Who cares about the academic crap, you know? I've got nothing to say. So that was it and that's really when the tide turned, and really I just plummeted it out. It happened very naturally and quickly, so that was that.
[Photo: Paula Forbes / Eater.com]
And you're happy with how it turned out? That you went the story-telling route as opposed to something more "academic," whatever that might mean?
Oh, absolutely. I tell people a lot that — as sort of a grotesque, self-loathing Catholic — I was perfectly prepared to be done with this thing and turn it in and never want to see it again. I was just going to hate it when it came back to me. And so when the page layouts started coming back and pictures were inserted and things started to take shape, it was exciting, and when I finally got the book, I didn't go skipping through the yard waving through the air or anything, but I was surprised at how glad I was to see it and how happy I was with it. I think it's because ultimately it's a very honest representation of who I am, of what our food's all about, of what our philosophy and our aesthetic is, so that was that.
And people have responded to it nicely, too. My next fear was that I'd just get out there and I'd just get annihilated for being this foul-mouthed redneck. People have responded nicely particularly to the fact that it's honest. Folks seem to really understand that it was a very, very personal thing to do. There are family stories as well as professional stories that I was sharing with folks.
How did you pick which recipes to include?
The recipes really come from all walks of my experience, whether it's in the home or from the restaurants. A majority of it is stuff that we have done at the restaurants. A significant amount of it is stuff that [I] wouldn't probably do at home, like I don't pickle ram hearts at home. Not to say that if I didn't do what I do for a living that I wouldn't pickle ram hearts at home, but I just have not had a moment where I've said, well that's what we should do.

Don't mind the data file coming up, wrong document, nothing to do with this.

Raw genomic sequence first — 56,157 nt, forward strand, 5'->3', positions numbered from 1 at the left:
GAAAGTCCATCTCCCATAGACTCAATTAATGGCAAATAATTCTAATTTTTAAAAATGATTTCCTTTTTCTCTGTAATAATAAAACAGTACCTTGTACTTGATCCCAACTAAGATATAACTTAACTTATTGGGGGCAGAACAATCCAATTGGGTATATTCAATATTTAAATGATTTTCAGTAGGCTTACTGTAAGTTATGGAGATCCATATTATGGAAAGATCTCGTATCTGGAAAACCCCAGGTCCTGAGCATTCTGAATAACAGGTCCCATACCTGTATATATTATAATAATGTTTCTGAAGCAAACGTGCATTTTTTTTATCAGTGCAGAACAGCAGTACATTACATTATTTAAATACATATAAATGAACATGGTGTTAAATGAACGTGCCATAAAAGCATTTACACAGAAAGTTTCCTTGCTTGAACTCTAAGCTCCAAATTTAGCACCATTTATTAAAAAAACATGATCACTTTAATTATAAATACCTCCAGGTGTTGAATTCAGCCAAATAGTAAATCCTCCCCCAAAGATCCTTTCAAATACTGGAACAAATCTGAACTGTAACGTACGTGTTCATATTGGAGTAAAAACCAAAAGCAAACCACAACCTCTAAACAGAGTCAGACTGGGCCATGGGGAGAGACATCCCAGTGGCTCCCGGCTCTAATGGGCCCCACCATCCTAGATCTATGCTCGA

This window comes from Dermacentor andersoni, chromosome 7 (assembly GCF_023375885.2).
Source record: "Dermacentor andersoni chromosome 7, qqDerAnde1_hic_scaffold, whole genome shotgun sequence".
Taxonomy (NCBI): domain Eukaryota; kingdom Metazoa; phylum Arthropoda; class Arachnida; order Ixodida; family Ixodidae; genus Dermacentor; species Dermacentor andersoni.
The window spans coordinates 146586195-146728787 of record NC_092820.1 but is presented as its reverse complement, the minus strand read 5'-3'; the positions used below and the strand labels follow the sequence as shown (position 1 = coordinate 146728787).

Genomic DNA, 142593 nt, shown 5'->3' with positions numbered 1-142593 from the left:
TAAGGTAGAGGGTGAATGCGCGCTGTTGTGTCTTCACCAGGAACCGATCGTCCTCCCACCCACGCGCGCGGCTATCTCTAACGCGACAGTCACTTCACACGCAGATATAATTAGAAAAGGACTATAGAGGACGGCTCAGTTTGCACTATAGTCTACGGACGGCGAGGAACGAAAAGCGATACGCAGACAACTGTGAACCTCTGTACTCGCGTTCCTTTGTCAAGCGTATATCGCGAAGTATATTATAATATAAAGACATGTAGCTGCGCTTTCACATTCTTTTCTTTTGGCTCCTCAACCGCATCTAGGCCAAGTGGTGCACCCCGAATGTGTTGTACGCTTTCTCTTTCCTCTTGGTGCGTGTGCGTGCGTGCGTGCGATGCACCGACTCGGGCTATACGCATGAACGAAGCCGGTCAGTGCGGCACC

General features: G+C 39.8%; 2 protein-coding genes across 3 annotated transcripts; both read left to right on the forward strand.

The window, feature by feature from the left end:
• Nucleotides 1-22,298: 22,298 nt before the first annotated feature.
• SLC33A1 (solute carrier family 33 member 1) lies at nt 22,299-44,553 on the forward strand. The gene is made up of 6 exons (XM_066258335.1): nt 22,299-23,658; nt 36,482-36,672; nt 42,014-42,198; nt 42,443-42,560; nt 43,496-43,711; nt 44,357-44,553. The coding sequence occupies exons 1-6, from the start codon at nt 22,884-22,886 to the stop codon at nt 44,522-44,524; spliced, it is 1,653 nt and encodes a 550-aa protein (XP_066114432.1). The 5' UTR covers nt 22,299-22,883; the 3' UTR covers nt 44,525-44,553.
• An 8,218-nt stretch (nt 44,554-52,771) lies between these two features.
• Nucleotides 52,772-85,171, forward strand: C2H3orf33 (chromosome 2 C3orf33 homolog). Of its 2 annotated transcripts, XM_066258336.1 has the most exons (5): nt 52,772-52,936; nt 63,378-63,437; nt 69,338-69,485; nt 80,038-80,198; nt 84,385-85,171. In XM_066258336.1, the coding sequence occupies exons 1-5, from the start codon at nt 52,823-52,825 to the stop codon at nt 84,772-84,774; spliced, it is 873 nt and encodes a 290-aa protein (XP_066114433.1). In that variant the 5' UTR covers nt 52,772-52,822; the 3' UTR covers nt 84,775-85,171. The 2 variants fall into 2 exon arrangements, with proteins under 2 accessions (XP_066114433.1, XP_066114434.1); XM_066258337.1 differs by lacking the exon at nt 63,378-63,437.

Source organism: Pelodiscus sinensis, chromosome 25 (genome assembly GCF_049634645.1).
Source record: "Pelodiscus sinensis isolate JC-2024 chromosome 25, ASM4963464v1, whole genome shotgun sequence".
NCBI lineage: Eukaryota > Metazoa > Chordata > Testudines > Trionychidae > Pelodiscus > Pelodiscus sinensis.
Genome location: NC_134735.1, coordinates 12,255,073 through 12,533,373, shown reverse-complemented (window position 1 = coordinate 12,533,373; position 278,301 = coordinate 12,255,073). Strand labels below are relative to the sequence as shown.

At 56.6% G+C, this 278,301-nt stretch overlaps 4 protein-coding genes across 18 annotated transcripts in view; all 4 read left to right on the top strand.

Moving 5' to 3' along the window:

So, yeah, it's odd, I read the chapters and selected the dishes blindly for an outline that I wrote and just posted them on my office wall to work from. It just turned out that as I was writing each recipe — and this was sort of an epiphany — that everything about what we do, or what I do, has a narrative to it. There's a reason it exists. And I only really truly began to understand the implications of the personal expression of sharing food with people, whether it be in a professional or in a home setting, and that really sort of set the hook for me. I realized that, holy shit, I picked these dishes randomly, but every one of has a story that goes along with it that's germane to why I cook the way that I do.
Each recipe has a song to go with it. How did you pick those? Did you use that same sort of gut instinct, or was there more concrete reasoning behind the selections?
It's really just more of a feeling than anything else. I mean there are some that are literal: a sweet potato recipe gets "Sweet Potato" by Booker T and the M.G.'s. There are others that are just really more personal expression. I looked at every recipe and thought, okay, what's my mindset when I'm writing this: okay, ELO. Next, oh, definitely, Hall & Oates.
It's not entirely random, but it's really more of a personal choice, other than the ones that are tagged, very obviously titled in a way or messaged in a way that telegraphs something about the name of that dish.